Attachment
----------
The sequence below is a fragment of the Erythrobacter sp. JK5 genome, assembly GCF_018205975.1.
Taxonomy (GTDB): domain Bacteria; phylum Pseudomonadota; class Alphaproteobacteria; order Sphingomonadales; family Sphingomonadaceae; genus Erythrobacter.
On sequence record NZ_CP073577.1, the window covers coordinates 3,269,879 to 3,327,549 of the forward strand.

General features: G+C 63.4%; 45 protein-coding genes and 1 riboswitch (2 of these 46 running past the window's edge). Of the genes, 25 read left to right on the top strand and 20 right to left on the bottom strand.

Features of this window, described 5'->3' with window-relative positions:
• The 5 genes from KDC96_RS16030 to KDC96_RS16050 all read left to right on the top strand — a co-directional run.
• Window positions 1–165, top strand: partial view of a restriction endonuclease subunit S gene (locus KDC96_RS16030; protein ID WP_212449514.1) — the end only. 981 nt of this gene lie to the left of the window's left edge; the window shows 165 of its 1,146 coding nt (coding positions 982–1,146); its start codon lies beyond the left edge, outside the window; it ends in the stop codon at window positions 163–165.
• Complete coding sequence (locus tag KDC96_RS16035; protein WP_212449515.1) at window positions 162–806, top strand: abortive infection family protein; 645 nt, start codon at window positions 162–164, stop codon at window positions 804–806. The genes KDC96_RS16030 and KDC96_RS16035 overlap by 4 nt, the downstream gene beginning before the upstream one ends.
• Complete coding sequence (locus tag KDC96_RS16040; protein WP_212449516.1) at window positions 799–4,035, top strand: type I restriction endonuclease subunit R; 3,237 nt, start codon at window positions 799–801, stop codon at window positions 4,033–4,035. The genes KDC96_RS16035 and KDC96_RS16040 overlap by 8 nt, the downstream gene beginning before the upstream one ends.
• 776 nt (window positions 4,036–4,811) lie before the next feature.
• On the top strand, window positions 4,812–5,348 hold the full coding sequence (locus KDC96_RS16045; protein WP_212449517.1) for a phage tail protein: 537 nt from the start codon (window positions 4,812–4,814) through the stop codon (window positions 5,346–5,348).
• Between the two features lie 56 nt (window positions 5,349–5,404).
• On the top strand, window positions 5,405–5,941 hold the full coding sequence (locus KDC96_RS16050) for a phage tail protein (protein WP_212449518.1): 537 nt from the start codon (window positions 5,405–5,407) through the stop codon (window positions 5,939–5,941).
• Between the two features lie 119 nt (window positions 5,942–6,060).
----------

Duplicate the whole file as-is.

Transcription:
The sequence below is a fragment of the Erythrobacter sp. JK5 genome, assembly GCF_018205975.1.
Taxonomy (GTDB): domain Bacteria; phylum Pseudomonadota; class Alphaproteobacteria; order Sphingomonadales; family Sphingomonadaceae; genus Erythrobacter.
On sequence record NZ_CP073577.1, the window covers coordinates 3,269,879 to 3,327,549 of the forward strand.

General features: G+C 63.4%; 45 protein-coding genes and 1 riboswitch (2 of these 46 running past the window's edge). Of the genes, 25 read left to right on the top strand and 20 right to left on the bottom strand.

Features of this window, described 5'->3' with window-relative positions:
• The 5 genes from KDC96_RS16030 to KDC96_RS16050 all read left to right on the top strand — a co-directional run.
• Window positions 1–165, top strand: partial view of a restriction endonuclease subunit S gene (locus KDC96_RS16030; protein ID WP_212449514.1) — the end only. 981 nt of this gene lie to the left of the window's left edge; the window shows 165 of its 1,146 coding nt (coding positions 982–1,146); its start codon lies beyond the left edge, outside the window; it ends in the stop codon at window positions 163–165.
• Complete coding sequence (locus tag KDC96_RS16035; protein WP_212449515.1) at window positions 162–806, top strand: abortive infection family protein; 645 nt, start codon at window positions 162–164, stop codon at window positions 804–806. The genes KDC96_RS16030 and KDC96_RS16035 overlap by 4 nt, the downstream gene beginning before the upstream one ends.
• Complete coding sequence (locus tag KDC96_RS16040; protein WP_212449516.1) at window positions 799–4,035, top strand: type I restriction endonuclease subunit R; 3,237 nt, start codon at window positions 799–801, stop codon at window positions 4,033–4,035. The genes KDC96_RS16035 and KDC96_RS16040 overlap by 8 nt, the downstream gene beginning before the upstream one ends.
• 776 nt (window positions 4,036–4,811) lie before the next feature.
• On the top strand, window positions 4,812–5,348 hold the full coding sequence (locus KDC96_RS16045; protein WP_212449517.1) for a phage tail protein: 537 nt from the start codon (window positions 4,812–4,814) through the stop codon (window positions 5,346–5,348).
• Between the two features lie 56 nt (window positions 5,349–5,404).
• On the top strand, window positions 5,405–5,941 hold the full coding sequence (locus KDC96_RS16050) for a phage tail protein (protein WP_212449518.1): 537 nt from the start codon (window positions 5,405–5,407) through the stop codon (window positions 5,939–5,941).
• Between the two features lie 119 nt (window positions 5,942–6,060).